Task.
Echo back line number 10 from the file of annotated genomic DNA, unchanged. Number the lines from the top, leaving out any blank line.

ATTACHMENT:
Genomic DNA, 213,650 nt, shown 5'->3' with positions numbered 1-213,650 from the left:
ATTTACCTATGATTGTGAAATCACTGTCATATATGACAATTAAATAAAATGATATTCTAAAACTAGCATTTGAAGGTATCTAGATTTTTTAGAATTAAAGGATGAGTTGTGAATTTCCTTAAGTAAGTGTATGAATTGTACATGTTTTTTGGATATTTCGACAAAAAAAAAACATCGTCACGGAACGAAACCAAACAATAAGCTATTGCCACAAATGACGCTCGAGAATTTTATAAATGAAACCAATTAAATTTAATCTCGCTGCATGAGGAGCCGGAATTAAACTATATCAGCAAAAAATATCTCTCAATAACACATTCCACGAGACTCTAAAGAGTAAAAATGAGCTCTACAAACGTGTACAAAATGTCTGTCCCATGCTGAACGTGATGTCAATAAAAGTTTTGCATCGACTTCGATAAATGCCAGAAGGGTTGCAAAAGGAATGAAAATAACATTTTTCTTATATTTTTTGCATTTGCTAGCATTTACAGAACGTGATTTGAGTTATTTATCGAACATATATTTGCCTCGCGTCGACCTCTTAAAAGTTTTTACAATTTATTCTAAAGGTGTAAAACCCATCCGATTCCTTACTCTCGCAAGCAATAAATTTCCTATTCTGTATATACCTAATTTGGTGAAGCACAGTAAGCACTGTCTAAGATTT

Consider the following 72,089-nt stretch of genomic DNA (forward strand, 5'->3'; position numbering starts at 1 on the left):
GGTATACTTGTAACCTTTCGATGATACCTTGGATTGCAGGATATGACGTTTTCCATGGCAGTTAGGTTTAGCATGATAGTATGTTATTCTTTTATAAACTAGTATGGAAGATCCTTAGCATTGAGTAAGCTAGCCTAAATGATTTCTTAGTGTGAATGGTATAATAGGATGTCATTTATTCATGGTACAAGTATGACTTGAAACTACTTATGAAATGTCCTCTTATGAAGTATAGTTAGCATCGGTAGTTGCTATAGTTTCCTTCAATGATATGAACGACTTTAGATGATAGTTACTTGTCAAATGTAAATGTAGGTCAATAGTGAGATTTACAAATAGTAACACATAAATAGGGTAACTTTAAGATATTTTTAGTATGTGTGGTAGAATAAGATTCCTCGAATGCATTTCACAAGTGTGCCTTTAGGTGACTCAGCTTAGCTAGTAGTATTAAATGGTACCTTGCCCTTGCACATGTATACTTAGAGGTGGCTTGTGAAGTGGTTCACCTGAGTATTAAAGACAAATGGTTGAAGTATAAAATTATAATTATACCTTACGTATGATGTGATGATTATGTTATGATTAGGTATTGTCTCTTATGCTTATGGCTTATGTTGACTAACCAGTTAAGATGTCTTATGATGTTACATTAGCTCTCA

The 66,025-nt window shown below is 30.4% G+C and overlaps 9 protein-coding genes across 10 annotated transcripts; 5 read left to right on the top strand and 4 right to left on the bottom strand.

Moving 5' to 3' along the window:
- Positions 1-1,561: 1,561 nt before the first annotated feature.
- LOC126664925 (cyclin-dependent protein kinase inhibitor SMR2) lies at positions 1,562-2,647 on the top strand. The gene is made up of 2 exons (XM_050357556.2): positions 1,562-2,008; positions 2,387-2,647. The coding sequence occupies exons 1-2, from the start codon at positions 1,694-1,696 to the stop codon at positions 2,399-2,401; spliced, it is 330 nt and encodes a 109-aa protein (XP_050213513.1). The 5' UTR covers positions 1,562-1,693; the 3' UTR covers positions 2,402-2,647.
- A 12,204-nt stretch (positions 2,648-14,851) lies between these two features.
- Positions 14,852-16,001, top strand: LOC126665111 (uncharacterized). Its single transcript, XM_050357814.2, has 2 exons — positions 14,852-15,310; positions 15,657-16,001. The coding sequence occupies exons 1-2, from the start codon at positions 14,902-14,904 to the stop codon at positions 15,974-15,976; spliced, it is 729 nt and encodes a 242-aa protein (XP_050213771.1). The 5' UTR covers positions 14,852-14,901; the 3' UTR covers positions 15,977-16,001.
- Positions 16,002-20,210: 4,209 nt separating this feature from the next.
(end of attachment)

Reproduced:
- Positions 14,852-16,001, top strand: LOC126665111 (uncharacterized). Its single transcript, XM_050357814.2, has 2 exons — positions 14,852-15,310; positions 15,657-16,001. The coding sequence occupies exons 1-2, from the start codon at positions 14,902-14,904 to the stop codon at positions 15,974-15,976; spliced, it is 729 nt and encodes a 242-aa protein (XP_050213771.1). The 5' UTR covers positions 14,852-14,901; the 3' UTR covers positions 15,977-16,001.